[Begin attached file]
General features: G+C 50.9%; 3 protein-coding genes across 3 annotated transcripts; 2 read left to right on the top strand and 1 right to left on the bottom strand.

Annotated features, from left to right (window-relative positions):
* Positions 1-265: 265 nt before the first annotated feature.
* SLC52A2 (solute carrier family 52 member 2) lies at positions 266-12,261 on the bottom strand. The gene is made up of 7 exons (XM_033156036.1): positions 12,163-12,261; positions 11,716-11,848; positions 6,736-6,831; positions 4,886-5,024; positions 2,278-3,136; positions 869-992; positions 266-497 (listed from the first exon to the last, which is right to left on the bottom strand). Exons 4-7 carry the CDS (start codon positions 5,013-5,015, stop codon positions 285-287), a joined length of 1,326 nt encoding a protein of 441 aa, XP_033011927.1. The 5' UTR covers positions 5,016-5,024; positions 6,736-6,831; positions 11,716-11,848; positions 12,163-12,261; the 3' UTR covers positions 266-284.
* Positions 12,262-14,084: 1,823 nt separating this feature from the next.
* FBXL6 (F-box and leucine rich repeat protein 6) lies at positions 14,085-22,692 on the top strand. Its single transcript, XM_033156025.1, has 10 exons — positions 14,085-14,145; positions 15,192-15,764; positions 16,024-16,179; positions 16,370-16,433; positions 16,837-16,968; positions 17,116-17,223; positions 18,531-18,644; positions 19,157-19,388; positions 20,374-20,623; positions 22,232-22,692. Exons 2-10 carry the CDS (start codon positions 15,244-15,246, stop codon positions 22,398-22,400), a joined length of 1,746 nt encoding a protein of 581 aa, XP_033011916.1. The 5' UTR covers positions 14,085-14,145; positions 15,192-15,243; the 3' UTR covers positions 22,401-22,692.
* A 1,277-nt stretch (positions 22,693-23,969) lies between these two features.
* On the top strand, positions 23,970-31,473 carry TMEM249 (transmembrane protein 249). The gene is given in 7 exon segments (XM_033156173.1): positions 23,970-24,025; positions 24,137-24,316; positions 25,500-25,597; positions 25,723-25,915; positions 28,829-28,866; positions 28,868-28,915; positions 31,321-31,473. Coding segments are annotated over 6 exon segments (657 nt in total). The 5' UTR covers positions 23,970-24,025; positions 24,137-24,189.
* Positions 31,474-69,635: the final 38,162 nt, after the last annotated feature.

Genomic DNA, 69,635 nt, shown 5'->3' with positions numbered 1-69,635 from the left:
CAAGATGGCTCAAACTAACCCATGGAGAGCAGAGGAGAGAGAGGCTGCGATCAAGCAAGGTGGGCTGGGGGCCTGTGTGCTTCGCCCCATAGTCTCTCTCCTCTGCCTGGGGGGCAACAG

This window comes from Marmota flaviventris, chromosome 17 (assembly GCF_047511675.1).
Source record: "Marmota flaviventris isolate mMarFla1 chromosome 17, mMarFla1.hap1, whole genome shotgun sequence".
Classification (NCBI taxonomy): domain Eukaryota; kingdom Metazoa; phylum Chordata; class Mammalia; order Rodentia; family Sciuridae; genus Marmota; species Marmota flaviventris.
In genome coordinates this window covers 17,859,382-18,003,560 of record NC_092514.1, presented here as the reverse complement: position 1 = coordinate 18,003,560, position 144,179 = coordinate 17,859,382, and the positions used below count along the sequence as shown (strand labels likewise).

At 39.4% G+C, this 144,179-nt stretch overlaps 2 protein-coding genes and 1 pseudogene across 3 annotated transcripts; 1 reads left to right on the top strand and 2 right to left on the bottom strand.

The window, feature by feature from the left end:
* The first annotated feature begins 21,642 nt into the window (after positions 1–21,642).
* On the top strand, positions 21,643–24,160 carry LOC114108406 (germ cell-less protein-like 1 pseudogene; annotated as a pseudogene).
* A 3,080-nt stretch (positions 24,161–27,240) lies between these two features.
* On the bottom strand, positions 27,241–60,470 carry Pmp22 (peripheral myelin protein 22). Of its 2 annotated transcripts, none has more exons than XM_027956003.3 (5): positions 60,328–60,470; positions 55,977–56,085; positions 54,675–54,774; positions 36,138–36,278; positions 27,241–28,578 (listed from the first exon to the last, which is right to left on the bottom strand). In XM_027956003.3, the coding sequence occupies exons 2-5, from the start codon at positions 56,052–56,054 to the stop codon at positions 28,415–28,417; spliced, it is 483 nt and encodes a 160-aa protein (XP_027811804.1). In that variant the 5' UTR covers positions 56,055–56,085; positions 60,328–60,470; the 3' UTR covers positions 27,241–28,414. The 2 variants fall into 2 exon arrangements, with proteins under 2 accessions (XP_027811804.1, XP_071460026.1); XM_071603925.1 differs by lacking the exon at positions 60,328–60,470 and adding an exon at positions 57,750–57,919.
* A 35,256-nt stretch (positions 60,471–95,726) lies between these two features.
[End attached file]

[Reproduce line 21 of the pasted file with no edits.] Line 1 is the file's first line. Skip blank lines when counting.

* On the bottom strand, positions 27,241–60,470 carry Pmp22 (peripheral myelin protein 22). Of its 2 annotated transcripts, none has more exons than XM_027956003.3 (5): positions 60,328–60,470; positions 55,977–56,085; positions 54,675–54,774; positions 36,138–36,278; positions 27,241–28,578 (listed from the first exon to the last, which is right to left on the bottom strand). In XM_027956003.3, the coding sequence occupies exons 2-5, from the start codon at positions 56,052–56,054 to the stop codon at positions 28,415–28,417; spliced, it is 483 nt and encodes a 160-aa protein (XP_027811804.1). In that variant the 5' UTR covers positions 56,055–56,085; positions 60,328–60,470; the 3' UTR covers positions 27,241–28,414. The 2 variants fall into 2 exon arrangements, with proteins under 2 accessions (XP_027811804.1, XP_071460026.1); XM_071603925.1 differs by lacking the exon at positions 60,328–60,470 and adding an exon at positions 57,750–57,919.